Experts say record temperatures could bring “population-wide adverse health effects and danger-to-life conditions”.
They also warn of localised power and water outages and even mobile phone services being affected.
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Local forecasters @NNweather said red weather alerts are extremely rare adding that a “significant weather event” is expected.
A spokesman said: “Anyone planning any outdoor activities or events on Monday or Tuesday will need to consider their plans carefully given the level of heat expected.”
Met Office red warnings are the most serious and means it is “very likely” that there will be a risk to life.
An amber extreme heat alert remains in force for Sunday but from Monday the Met Office warns people can expect "exceptional hot spell on Monday and Tuesday leading to widespread impacts on people and infrastructure.”
A statement said: “Population-wide adverse health effects may be experienced, not limited to those most vulnerable to extreme heat, leading to serious illness or danger to life.
“Substantial changes in working practices and daily routines will be required. Nights are also likely to be exceptionally warm.
“There is a high risk of failure of heat-sensitive systems and equipment, potentially leading to localised loss of power and other essential services, such as water or mobile phone services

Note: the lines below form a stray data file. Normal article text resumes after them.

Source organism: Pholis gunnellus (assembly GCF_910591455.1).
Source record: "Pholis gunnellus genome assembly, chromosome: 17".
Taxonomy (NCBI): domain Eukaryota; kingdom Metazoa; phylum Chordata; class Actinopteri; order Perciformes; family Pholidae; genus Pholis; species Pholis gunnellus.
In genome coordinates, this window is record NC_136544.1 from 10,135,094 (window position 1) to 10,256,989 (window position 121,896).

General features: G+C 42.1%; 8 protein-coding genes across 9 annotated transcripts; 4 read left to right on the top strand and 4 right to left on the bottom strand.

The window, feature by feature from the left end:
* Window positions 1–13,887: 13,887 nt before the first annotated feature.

“Significantly more people visiting coastal areas, lakes and rivers, will lead to an increased risk of water safety incidents
“Delays on roads and road closures, along with delays and cancellations to rail and air travel, with significant welfare issues for those who experience even moderate delays.”
Some forecasters are predicting thermometers could hit 40°C in the UK for the first time, beating the UK’s hottest ever day 38.7°C (102°F) set in Cambridge three years ago.
The highest temperature recorded at the Met Office Northamptonshire weather station at Pistford was 36.1°C on July 31, 2020.
How to keep cool in extreme heat
Public Health Northamptonshire has these tips for safe during three days of extreme heat forecast for the county:
■ Look out for those who may struggle to keep themselves cool and hydrated
■ Stay hydrated, take water with you if you are out and about
■ Avoid travelling at peak times particularly with children, especially babies, or the elderly. Ensure you have enough water with you to cope with delays
■ Stay out of the sun when UV rays are strongest between 11am and 3pm
■ If you need to go out, stay in the shade, apply sunscreen and wear a wide-brimmed hat
■ Close curtains in rooms facing the sun. Remember, it could be cooler outdoors than indoors
■ Never leave anyone in a parked closed vehicle – especially not animals, children or babies
■ Avoid alcohol, it dehydrates you
■ Watch out around open water, unexpected cold or strong currents can catch out even experienced swimmers. Better to swim safely at one of the county’s organised events.